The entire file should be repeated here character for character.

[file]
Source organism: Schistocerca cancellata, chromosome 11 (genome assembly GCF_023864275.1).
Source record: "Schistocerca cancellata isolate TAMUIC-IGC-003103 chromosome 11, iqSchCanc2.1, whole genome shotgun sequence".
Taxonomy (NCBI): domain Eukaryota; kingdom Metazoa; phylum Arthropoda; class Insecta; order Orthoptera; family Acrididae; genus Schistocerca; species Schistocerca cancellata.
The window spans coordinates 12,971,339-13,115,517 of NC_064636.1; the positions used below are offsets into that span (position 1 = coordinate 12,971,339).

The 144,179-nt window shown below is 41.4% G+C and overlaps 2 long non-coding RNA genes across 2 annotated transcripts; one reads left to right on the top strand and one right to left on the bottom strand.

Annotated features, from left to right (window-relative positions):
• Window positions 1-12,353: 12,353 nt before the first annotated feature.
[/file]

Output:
Source organism: Schistocerca cancellata, chromosome 11 (genome assembly GCF_023864275.1).
Source record: "Schistocerca cancellata isolate TAMUIC-IGC-003103 chromosome 11, iqSchCanc2.1, whole genome shotgun sequence".
Taxonomy (NCBI): domain Eukaryota; kingdom Metazoa; phylum Arthropoda; class Insecta; order Orthoptera; family Acrididae; genus Schistocerca; species Schistocerca cancellata.
The window spans coordinates 12,971,339-13,115,517 of NC_064636.1; the positions used below are offsets into that span (position 1 = coordinate 12,971,339).

The 144,179-nt window shown below is 41.4% G+C and overlaps 2 long non-coding RNA genes across 2 annotated transcripts; one reads left to right on the top strand and one right to left on the bottom strand.

Annotated features, from left to right (window-relative positions):
• Window positions 1-12,353: 12,353 nt before the first annotated feature.